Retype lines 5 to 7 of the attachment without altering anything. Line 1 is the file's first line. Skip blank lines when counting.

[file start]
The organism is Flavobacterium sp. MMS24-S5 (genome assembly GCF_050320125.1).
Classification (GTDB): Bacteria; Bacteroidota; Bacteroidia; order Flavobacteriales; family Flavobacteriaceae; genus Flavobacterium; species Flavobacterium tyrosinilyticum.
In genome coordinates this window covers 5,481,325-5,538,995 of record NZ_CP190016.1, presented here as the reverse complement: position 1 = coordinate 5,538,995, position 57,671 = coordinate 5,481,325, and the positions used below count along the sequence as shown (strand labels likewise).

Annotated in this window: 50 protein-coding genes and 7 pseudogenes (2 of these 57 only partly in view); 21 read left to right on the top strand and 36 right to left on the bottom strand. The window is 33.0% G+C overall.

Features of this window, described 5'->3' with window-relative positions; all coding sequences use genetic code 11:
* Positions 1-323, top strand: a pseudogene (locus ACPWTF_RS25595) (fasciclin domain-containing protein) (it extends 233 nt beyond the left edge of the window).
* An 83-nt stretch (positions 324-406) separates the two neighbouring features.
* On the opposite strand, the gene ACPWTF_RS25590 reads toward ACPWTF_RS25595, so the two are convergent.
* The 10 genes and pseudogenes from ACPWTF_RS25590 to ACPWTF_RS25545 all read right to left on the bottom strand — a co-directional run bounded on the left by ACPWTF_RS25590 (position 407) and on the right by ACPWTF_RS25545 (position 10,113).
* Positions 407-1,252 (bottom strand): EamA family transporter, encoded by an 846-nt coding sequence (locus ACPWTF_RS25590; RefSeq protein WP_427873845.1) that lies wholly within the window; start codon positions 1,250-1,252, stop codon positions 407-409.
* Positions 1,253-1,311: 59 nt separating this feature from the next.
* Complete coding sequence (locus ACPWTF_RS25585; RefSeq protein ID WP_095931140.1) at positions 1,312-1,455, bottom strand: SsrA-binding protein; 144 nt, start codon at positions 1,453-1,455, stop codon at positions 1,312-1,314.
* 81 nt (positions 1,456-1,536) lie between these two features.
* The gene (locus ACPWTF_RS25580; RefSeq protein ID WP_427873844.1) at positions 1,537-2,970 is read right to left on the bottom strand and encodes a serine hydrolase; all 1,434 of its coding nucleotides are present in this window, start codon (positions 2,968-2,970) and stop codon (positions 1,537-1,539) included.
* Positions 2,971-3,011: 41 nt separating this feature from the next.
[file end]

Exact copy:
Features of this window, described 5'->3' with window-relative positions; all coding sequences use genetic code 11:
* Positions 1-323, top strand: a pseudogene (locus ACPWTF_RS25595) (fasciclin domain-containing protein) (it extends 233 nt beyond the left edge of the window).
* An 83-nt stretch (positions 324-406) separates the two neighbouring features.